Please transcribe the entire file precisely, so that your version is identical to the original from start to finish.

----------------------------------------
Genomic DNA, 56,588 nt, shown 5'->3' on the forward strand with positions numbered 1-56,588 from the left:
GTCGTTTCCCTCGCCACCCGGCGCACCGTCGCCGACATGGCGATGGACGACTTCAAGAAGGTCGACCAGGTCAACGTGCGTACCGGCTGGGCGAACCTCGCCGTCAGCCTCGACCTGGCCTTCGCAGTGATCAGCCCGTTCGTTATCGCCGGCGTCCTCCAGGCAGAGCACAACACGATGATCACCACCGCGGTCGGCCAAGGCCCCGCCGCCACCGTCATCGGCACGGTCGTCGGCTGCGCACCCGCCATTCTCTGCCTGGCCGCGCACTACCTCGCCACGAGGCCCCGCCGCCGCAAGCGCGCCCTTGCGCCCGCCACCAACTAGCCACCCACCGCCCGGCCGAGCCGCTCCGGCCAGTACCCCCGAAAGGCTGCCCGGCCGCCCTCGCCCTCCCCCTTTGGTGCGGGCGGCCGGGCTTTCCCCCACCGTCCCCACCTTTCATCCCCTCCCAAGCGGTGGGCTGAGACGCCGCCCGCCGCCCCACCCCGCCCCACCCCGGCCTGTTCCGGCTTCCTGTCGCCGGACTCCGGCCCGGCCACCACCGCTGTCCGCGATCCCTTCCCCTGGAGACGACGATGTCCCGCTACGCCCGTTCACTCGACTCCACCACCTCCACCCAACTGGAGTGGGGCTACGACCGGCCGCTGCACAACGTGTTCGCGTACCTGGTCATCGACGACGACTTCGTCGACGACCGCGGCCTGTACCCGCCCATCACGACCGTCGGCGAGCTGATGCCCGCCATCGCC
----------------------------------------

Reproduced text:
Genomic DNA, 56,588 nt, shown 5'->3' on the forward strand with positions numbered 1-56,588 from the left:
GTCGTTTCCCTCGCCACCCGGCGCACCGTCGCCGACATGGCGATGGACGACTTCAAGAAGGTCGACCAGGTCAACGTGCGTACCGGCTGGGCGAACCTCGCCGTCAGCCTCGACCTGGCCTTCGCAGTGATCAGCCCGTTCGTTATCGCCGGCGTCCTCCAGGCAGAGCACAACACGATGATCACCACCGCGGTCGGCCAAGGCCCCGCCGCCACCGTCATCGGCACGGTCGTCGGCTGCGCACCCGCCATTCTCTGCCTGGCCGCGCACTACCTCGCCACGAGGCCCCGCCGCCGCAAGCGCGCCCTTGCGCCCGCCACCAACTAGCCACCCACCGCCCGGCCGAGCCGCTCCGGCCAGTACCCCCGAAAGGCTGCCCGGCCGCCCTCGCCCTCCCCCTTTGGTGCGGGCGGCCGGGCTTTCCCCCACCGTCCCCACCTTTCATCCCCTCCCAAGCGGTGGGCTGAGACGCCGCCCGCCGCCCCACCCCGCCCCACCCCGGCCTGTTCCGGCTTCCTGTCGCCGGACTCCGGCCCGGCCACCACCGCTGTCCGCGATCCCTTCCCCTGGAGACGACGATGTCCCGCTACGCCCGTTCACTCGACTCCACCACCTCCACCCAACTGGAGTGGGGCTACGACCGGCCGCTGCACAACGTGTTCGCGTACCTGGTCATCGACGACGACTTCGTCGACGACCGCGGCCTGTACCCGCCCATCACGACCGTCGGCGAGCTGATGCCCGCCATCGCC